By Chris Priestley
Expected publication August 30, 2011 by Bloomsbury Publishing
The second of two Frankenstein retellings/twists that I picked up at ALA, this one takes a different path. Here we have an expanded version of Frankenstein's monster's (here called Mister Creecher) story. Creecher encounters Billy, a street urchin, in London and together they follow Frankenstein and Clerval as Creecher waits for Frankenstein to fulfill his promise - to build Creecher a mate. This book very much reminded me of Shelley's original - and that is not a good thing for me. I was so bored reading this - honestly, I'm surprised I kept reading. I think I felt obligated to do so, even though I was not enjoying it. Not enough was happening in the book to keep me interested. But the book's biggest flaw is its lack of characterization. This book is nearly 400 pages - and I don't know or care about any of its characters, including the "hero" Billy. Sure, we learn some facts about Billy's life - he's an orphan turned thief, etc. But other than that, we are left to fill in the blanks with our stereotypical idea of a turn of the century London street boy. It just doesn't work for me. Additionally, Priestley peppers the story with some secondary characters who are supposed to be sly references - why, look! There's Mary and Percy Shelley themselves, visiting London and bumping into Billy! And here we have Mr. Browning, owner of a traveling freak show which includes one Mr. Bradbury, the illustrated man. Normally, I would love this kind of thing. Here it felt hokey and ridiculous. I felt like Priestley thought he was being really clever and it bothered the crap out of me. This novel failed where Oppel's novel had succeeded.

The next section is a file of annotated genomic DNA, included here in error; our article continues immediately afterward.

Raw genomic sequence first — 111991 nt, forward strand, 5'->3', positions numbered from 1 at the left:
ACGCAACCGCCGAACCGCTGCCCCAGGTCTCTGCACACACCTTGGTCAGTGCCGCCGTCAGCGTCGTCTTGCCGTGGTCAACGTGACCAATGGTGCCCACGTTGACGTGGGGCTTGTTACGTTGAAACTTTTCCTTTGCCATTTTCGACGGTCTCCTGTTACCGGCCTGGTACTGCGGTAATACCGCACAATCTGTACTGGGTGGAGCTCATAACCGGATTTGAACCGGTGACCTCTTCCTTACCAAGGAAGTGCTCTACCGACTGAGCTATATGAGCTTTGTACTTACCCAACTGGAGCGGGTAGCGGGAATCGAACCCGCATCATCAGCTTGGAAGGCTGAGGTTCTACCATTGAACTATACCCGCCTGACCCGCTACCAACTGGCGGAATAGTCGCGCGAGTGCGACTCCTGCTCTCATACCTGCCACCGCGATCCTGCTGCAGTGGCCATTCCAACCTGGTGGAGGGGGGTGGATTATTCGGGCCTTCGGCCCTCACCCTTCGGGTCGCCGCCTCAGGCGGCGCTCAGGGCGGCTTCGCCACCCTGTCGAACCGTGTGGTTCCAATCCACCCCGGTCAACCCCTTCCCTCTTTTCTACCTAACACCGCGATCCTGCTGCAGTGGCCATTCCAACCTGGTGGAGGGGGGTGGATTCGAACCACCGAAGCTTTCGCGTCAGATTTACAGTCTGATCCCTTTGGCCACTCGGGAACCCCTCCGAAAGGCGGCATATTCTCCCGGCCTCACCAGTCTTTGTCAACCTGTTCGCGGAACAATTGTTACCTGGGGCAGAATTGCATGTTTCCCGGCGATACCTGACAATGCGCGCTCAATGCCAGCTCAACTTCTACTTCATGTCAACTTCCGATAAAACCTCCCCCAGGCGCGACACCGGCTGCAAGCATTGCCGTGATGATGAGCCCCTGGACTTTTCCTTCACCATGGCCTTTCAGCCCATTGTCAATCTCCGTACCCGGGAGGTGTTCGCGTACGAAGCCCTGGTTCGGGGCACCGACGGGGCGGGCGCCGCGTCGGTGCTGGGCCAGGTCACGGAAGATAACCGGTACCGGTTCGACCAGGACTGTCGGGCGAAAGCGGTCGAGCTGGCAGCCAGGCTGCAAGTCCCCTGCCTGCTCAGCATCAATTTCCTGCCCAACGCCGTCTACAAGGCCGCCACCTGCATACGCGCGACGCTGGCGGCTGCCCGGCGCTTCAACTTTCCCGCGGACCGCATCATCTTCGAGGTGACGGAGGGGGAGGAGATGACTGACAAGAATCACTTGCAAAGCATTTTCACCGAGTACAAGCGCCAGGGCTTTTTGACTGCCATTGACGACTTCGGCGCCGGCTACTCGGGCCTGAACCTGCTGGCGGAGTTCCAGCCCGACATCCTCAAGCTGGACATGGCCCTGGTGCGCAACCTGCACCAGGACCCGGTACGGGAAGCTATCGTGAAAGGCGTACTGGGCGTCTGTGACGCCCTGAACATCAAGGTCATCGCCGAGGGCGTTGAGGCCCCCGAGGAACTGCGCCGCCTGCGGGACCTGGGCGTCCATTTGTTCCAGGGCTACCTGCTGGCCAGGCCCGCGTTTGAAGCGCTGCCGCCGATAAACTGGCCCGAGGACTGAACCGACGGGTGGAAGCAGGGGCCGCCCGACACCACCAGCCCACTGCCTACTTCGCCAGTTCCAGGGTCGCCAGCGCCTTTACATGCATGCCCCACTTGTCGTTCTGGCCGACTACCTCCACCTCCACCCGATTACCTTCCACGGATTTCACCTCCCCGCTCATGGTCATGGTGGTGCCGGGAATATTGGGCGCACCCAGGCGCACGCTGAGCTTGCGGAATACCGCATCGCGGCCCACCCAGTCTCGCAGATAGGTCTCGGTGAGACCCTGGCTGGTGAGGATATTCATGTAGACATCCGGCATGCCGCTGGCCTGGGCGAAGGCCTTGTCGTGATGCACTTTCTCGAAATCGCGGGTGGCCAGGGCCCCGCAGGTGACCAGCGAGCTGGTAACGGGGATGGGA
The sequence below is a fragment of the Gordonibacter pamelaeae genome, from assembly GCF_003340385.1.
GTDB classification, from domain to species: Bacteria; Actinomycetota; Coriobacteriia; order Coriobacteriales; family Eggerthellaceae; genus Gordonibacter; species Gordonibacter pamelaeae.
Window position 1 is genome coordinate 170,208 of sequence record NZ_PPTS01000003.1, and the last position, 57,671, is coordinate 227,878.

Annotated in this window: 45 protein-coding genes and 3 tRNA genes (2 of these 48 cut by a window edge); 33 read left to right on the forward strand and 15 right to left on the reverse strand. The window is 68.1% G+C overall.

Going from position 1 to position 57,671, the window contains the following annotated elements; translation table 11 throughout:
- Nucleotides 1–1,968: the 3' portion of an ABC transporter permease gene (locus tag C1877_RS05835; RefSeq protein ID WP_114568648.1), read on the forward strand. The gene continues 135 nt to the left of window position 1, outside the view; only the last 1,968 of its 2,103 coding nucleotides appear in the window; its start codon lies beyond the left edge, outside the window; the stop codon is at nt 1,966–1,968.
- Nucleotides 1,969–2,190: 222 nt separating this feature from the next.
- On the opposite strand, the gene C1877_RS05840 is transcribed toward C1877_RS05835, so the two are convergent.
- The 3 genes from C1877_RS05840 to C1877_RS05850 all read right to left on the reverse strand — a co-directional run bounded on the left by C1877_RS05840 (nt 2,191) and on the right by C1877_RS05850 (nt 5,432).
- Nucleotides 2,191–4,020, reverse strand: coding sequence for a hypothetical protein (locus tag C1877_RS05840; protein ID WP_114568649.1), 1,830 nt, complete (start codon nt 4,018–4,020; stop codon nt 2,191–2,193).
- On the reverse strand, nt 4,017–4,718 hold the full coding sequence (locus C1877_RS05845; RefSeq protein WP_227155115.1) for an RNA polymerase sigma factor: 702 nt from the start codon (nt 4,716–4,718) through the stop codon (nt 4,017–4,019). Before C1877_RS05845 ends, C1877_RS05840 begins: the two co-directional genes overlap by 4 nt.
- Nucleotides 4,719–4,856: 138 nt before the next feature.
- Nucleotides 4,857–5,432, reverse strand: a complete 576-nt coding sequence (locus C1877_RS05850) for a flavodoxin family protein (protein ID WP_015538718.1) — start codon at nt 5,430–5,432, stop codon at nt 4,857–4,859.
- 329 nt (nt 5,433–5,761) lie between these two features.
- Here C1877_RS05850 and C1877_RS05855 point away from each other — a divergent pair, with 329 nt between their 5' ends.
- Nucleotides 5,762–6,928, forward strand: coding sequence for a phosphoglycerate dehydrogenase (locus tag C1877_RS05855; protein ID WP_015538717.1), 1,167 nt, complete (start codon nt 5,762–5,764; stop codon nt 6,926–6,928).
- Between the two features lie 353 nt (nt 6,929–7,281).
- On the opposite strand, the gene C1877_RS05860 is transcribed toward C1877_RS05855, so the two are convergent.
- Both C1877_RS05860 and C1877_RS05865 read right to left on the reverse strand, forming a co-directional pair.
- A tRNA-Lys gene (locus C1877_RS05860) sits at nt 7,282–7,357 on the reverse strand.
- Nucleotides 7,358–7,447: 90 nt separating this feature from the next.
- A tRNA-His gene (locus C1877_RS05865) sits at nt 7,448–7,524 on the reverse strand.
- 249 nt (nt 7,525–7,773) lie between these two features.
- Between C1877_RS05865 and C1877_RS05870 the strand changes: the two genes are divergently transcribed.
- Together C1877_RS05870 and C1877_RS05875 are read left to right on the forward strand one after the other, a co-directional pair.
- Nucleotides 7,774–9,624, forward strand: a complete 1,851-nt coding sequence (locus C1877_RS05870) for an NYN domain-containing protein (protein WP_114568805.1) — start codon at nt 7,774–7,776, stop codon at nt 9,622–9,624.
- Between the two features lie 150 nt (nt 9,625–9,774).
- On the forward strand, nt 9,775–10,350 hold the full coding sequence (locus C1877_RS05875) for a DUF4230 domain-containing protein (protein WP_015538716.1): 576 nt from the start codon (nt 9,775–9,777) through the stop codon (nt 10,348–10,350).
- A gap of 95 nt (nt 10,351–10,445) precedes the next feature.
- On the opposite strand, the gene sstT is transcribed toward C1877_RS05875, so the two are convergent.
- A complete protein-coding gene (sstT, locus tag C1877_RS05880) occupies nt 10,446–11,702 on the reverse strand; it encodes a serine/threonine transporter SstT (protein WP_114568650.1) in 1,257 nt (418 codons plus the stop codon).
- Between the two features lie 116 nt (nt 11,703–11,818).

Thanks to the publisher for an advance reader's copy.